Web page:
That’s the cost of signing a player like Suh — he is the biggest domino, toppling over rows of smaller pieces. His mammoth contract prevents even incremental upgrades at other positions through free agency, which means that the little pieces in the secondary may be falling fast. With Brent Grimes and Reshad Jones, Miami is set at left cornerback and free safety, respectively, but most of the other spots are still up for grabs. Slot corner/safety Jimmy Wilson, safety Louis Delmas, and the retired Cortland Finnegan are all gone from last year’s defense. The Dolphins signed Brice McCain to play in the slot after a solid year in Pittsburgh, and Will Davis and Jamar Taylor — a pair of 2013 draft picks — are likely going to fight it out for the spot opposite Grimes. There’s a chance that whoever wins that job will be better than Finnegan was in his final season, but it’s still likely that the Dolphins will need to lean on their pass rush to slow down opposing quarterbacks.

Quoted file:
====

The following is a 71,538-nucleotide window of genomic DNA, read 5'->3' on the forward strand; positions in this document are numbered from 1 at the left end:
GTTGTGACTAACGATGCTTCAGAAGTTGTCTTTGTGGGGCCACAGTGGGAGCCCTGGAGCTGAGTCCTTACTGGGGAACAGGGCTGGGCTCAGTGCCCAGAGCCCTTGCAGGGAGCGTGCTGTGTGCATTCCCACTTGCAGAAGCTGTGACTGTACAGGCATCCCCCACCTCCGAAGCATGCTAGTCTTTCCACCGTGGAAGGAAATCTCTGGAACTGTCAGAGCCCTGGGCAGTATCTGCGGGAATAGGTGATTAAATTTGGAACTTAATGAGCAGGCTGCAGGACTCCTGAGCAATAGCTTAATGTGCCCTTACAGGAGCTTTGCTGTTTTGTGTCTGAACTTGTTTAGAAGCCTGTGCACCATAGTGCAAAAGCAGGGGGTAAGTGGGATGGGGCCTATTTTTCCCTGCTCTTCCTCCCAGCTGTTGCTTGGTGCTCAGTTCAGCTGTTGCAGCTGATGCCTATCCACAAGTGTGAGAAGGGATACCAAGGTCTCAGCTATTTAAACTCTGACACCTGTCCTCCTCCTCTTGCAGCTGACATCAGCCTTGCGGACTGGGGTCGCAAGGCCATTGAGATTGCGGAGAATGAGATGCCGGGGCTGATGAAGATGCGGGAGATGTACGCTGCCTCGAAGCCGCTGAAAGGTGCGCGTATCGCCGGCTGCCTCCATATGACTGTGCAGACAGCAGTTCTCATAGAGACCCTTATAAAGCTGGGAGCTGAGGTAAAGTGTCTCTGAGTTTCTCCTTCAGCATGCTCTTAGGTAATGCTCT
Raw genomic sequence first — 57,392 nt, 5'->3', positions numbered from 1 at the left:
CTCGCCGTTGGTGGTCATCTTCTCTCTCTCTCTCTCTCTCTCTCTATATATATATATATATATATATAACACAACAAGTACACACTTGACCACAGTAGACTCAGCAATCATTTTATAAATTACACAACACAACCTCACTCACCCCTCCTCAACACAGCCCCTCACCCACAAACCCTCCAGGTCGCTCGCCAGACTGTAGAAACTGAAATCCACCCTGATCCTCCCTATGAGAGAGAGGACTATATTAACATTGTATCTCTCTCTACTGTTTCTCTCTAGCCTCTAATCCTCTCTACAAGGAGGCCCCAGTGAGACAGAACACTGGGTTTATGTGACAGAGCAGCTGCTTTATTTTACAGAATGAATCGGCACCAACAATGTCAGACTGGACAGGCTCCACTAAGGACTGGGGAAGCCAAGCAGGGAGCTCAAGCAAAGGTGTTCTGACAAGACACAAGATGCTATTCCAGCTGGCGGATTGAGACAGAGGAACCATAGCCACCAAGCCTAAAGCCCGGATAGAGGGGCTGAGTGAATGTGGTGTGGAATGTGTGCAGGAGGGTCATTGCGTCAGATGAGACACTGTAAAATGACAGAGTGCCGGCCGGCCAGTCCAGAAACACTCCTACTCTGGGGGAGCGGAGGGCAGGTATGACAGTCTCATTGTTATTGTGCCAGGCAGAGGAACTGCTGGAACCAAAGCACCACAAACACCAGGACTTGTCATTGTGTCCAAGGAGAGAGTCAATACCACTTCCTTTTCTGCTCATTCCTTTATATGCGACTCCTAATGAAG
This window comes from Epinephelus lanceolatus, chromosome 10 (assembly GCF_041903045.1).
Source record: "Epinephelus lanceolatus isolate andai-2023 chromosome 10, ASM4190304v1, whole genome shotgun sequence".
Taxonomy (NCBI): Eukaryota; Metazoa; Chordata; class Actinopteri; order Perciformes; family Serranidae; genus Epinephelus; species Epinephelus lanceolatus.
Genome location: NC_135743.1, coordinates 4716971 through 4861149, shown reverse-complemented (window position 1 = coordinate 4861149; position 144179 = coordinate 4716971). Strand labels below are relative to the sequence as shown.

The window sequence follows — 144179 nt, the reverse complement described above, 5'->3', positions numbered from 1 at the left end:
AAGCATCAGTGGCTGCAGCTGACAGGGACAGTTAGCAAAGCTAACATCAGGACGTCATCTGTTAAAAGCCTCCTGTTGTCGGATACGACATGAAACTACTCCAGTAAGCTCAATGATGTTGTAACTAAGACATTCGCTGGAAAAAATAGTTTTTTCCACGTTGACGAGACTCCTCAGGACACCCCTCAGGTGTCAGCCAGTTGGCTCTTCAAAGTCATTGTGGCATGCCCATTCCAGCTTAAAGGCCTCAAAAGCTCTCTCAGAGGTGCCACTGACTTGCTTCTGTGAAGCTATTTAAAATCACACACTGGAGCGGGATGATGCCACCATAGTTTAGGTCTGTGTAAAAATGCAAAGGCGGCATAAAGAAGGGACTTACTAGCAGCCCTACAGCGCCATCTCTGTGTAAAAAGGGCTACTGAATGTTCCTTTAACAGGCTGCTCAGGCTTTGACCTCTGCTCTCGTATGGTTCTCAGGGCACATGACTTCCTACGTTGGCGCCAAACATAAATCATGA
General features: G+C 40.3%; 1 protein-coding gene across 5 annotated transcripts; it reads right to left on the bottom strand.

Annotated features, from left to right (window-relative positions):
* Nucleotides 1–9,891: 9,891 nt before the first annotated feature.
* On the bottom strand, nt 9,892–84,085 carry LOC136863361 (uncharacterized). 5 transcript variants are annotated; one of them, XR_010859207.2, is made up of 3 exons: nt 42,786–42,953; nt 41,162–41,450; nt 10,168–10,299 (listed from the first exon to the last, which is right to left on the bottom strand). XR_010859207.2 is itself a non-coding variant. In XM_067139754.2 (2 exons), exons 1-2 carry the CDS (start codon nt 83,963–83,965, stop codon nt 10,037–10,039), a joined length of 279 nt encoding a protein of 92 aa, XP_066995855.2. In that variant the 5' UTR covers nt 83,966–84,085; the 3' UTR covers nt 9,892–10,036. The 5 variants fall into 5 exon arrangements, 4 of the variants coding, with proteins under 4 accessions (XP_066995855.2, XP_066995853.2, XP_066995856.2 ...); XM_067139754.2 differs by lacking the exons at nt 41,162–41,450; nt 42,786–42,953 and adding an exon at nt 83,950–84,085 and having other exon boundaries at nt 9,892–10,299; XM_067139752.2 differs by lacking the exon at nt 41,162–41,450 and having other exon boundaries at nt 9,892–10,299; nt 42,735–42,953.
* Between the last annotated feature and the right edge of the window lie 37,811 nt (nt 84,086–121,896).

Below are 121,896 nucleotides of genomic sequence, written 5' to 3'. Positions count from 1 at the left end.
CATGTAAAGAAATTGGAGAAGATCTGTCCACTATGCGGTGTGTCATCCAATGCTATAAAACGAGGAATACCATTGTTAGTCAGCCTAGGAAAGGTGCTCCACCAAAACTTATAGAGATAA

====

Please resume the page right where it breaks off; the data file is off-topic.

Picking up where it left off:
Like any defense, the Dolphins are at their best when creating pressure, but the numbers from last year are staggering. During the first half of the year, when Miami had one of the best defenses in football, the Dolphins were getting pressure on 29.4 percent of dropbacks — tied for the third-best rate in the league. During the second half of the season, that figure plummeted to 21.2 percent, the fourth-worst mark in the league. There was more than one reason for the decline. Notably, defensive end Olivier Vernon’s production tailed off down the stretch, allowing teams to more easily slide their protections Cameron Wake’s way.